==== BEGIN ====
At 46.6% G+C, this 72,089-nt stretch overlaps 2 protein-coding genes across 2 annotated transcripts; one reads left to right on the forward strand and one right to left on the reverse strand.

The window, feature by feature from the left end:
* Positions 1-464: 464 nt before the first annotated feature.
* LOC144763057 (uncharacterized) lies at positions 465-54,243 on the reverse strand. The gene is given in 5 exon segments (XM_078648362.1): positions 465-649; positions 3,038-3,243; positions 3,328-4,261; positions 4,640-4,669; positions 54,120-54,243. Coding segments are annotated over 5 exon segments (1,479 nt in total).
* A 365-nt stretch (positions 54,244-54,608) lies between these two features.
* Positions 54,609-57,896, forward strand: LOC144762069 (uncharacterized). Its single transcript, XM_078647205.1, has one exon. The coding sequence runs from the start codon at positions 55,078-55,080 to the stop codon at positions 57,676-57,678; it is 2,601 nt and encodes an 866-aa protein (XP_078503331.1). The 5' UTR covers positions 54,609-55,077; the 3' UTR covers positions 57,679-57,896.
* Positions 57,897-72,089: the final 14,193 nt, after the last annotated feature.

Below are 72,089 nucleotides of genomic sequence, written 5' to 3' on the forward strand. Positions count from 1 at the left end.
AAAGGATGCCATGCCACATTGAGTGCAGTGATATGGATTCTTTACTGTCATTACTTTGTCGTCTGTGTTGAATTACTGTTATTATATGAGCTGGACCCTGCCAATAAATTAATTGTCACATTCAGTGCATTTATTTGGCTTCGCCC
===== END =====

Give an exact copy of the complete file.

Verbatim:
At 46.6% G+C, this 72,089-nt stretch overlaps 2 protein-coding genes across 2 annotated transcripts; one reads left to right on the forward strand and one right to left on the reverse strand.

The window, feature by feature from the left end:
* Positions 1-464: 464 nt before the first annotated feature.
* LOC144763057 (uncharacterized) lies at positions 465-54,243 on the reverse strand. The gene is given in 5 exon segments (XM_078648362.1): positions 465-649; positions 3,038-3,243; positions 3,328-4,261; positions 4,640-4,669; positions 54,120-54,243. Coding segments are annotated over 5 exon segments (1,479 nt in total).
* A 365-nt stretch (positions 54,244-54,608) lies between these two features.
* Positions 54,609-57,896, forward strand: LOC144762069 (uncharacterized). Its single transcript, XM_078647205.1, has one exon. The coding sequence runs from the start codon at positions 55,078-55,080 to the stop codon at positions 57,676-57,678; it is 2,601 nt and encodes an 866-aa protein (XP_078503331.1). The 5' UTR covers positions 54,609-55,077; the 3' UTR covers positions 57,679-57,896.
* Positions 57,897-72,089: the final 14,193 nt, after the last annotated feature.

Below are 72,089 nucleotides of genomic sequence, written 5' to 3' on the forward strand. Positions count from 1 at the left end.
AAAGGATGCCATGCCACATTGAGTGCAGTGATATGGATTCTTTACTGTCATTACTTTGTCGTCTGTGTTGAATTACTGTTATTATATGAGCTGGACCCTGCCAATAAATTAATTGTCACATTCAGTGCATTTATTTGGCTTCGCCC